Chargers Rake in Patriotism Bucks

Senators from Arizona on Thursday revealed how the U.S. military has paid $6.8 million to professional sports teams over the last four years for “flag unfurlings, recognition of ‘hometown heroes,’ color guard ceremonies and national anthem renditions,” the Union-Tribune reports. Among the payments was $435,500 paid to the Chargers for what the senators called “paid patriotism.” “It wasn’t merely out of a sense of honor that teams were giving military members a portion of their grand stage,” the Union-Tribune writes. The Padres, for their part, confirmed they do all their patriotic displays for free, which turns out to be oddly un-American.

• Petco Park was recently turned into a 9-hole golf course (temporarily, of course). (KPBS)

• Over at the county, local bicycle blog BikeSD writes how the county spent $56,250 per parking space to build a 640-space underground parking garage underneath the county administration building while converting existing surface parking spaces to a new park. “In total, between the two projects $54.5M was spent on moving parking spaces and $18.5M was spent on the actual park that people enjoy,” writes John Anderson.

Weed Killer Meets Killer Weed

Something for marijuana users to consider next time they reach for a puff: Since the feds consider weed to be illegal, the Environmental Protection Agency isn’t regulating the use of pesticides on pot sold to consumers. No one is actually sure what is safe for people to be consuming, and there’s no guarantee your herb isn’t covered in poisonous chemicals. Somehow I doubt people are washing out their buds in a colander. (KPBS)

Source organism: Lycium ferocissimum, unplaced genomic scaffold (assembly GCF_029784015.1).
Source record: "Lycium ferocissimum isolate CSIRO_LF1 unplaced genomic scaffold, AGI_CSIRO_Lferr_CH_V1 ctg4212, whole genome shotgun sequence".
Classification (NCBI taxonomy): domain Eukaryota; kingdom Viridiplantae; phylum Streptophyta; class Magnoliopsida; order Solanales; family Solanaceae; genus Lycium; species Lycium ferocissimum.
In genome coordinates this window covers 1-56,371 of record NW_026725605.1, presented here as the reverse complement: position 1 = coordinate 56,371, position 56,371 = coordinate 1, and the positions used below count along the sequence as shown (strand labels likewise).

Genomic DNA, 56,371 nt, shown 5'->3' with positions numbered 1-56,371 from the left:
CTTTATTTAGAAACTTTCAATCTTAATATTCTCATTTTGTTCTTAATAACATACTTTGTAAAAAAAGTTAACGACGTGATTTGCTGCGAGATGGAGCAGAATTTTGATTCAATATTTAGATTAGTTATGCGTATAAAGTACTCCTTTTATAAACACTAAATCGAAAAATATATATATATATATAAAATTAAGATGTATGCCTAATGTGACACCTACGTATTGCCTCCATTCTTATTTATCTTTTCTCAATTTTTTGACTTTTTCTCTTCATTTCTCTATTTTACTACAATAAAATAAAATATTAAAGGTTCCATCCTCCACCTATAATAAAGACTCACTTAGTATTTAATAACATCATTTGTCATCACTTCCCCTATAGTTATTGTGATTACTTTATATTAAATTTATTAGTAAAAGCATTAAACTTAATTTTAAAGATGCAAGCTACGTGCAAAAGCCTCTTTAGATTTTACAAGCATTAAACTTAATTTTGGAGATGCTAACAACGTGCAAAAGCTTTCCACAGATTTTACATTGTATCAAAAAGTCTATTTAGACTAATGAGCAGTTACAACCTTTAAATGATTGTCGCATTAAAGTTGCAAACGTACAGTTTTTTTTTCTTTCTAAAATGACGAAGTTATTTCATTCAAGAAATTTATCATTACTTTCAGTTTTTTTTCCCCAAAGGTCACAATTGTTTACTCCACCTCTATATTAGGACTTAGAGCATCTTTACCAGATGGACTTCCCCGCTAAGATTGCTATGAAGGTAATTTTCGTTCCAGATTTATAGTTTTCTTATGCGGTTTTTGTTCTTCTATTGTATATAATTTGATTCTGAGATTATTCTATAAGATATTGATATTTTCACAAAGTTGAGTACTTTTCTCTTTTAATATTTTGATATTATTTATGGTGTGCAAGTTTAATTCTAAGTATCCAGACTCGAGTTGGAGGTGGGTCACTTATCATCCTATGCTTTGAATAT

• Mexico, on the other hand, has signaled it is ready to legalize recreational pot use. (NBC 7)

News Nibbles

• This map visualizes 10 years’ worth of traffic deaths right down to the neighborhood level. This is the most dangerous time of year for those.

• The Union-Tribune has more details on the man who turned Bankers Hill into a shooting gallery for hours on Wednesday.

• Soon it will be election season, which means it’s time to argue over funding public pensions in San Diego. (KPBS)

• Some folks are wondering if Gov. Jerry Brown misused state workers when he had them assess his personal property for possible oil drilling. (Associated Press)

Another challenger has appeared in the race for the 52nd Congressional District against incumbent Rep. Scott Peters. (KPBS)

Happy Talk

Dear fellow 30-somethings, something terrible is happening. Somehow, despite the advent of the internet, smart phones, IMAX, yoga and farm-to-table dining, our parents reported being way happier than we are when they were our age. According to a study from SDSU, “Adults age 30 and older have seen a five-percentage-point drop” in the number who report being “very happy.” Many folks cite “insecurity” (especially of the economic type) as a reason. (KPBS)

To combat the decline, experts suggest getting more sleep and exercise. The connection between those activities and increasing economic security is fuzzy to me. No, I’m sticking with that modern invention I know unfailingly lifts the spirits: hilarious cat videos.

Seth Hall is a local 30-something writer and technologist. You can email him at or follow him on Twitter: @loteck.

Seth Hall is co-founder of the community group San Diego Privacy, which is a member of the TRUST SD Coalition.